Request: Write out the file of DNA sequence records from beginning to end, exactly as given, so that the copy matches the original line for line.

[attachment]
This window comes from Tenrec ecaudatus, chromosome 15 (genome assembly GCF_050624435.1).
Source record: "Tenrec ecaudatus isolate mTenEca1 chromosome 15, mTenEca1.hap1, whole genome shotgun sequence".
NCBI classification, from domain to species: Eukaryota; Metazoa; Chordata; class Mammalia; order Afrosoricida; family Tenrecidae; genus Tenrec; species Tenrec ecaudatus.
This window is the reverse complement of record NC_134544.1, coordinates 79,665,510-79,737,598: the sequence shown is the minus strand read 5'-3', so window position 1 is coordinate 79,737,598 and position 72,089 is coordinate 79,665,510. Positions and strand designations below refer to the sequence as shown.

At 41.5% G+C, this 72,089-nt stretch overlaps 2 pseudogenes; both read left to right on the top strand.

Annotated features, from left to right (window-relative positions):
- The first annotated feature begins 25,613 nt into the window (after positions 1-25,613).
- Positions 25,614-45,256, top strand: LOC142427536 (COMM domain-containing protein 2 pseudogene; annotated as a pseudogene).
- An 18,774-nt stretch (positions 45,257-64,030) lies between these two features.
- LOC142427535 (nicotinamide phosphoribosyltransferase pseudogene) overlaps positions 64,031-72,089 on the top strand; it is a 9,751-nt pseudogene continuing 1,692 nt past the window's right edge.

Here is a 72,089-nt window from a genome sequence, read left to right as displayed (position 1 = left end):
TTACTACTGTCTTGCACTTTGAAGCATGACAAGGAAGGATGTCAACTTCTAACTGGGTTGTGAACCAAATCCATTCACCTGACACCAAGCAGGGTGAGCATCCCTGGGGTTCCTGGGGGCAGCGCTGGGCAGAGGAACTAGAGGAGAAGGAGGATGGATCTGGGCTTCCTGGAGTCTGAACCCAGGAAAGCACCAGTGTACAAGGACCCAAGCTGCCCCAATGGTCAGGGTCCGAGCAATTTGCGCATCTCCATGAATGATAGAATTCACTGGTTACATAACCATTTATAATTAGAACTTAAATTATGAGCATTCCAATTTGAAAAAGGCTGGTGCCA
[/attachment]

This window comes from Tenrec ecaudatus, chromosome 15 (genome assembly GCF_050624435.1).
Source record: "Tenrec ecaudatus isolate mTenEca1 chromosome 15, mTenEca1.hap1, whole genome shotgun sequence".
NCBI classification, from domain to species: Eukaryota; Metazoa; Chordata; class Mammalia; order Afrosoricida; family Tenrecidae; genus Tenrec; species Tenrec ecaudatus.
This window is the reverse complement of record NC_134544.1, coordinates 79,665,510-79,737,598: the sequence shown is the minus strand read 5'-3', so window position 1 is coordinate 79,737,598 and position 72,089 is coordinate 79,665,510. Positions and strand designations below refer to the sequence as shown.

At 41.5% G+C, this 72,089-nt stretch overlaps 2 pseudogenes; both read left to right on the top strand.

Annotated features, from left to right (window-relative positions):
- The first annotated feature begins 25,613 nt into the window (after positions 1-25,613).
- Positions 25,614-45,256, top strand: LOC142427536 (COMM domain-containing protein 2 pseudogene; annotated as a pseudogene).
- An 18,774-nt stretch (positions 45,257-64,030) lies between these two features.
- LOC142427535 (nicotinamide phosphoribosyltransferase pseudogene) overlaps positions 64,031-72,089 on the top strand; it is a 9,751-nt pseudogene continuing 1,692 nt past the window's right edge.

Here is a 72,089-nt window from a genome sequence, read left to right as displayed (position 1 = left end):
TTACTACTGTCTTGCACTTTGAAGCATGACAAGGAAGGATGTCAACTTCTAACTGGGTTGTGAACCAAATCCATTCACCTGACACCAAGCAGGGTGAGCATCCCTGGGGTTCCTGGGGGCAGCGCTGGGCAGAGGAACTAGAGGAGAAGGAGGATGGATCTGGGCTTCCTGGAGTCTGAACCCAGGAAAGCACCAGTGTACAAGGACCCAAGCTGCCCCAATGGTCAGGGTCCGAGCAATTTGCGCATCTCCATGAATGATAGAATTCACTGGTTACATAACCATTTATAATTAGAACTTAAATTATGAGCATTCCAATTTGAAAAAGGCTGGTGCCA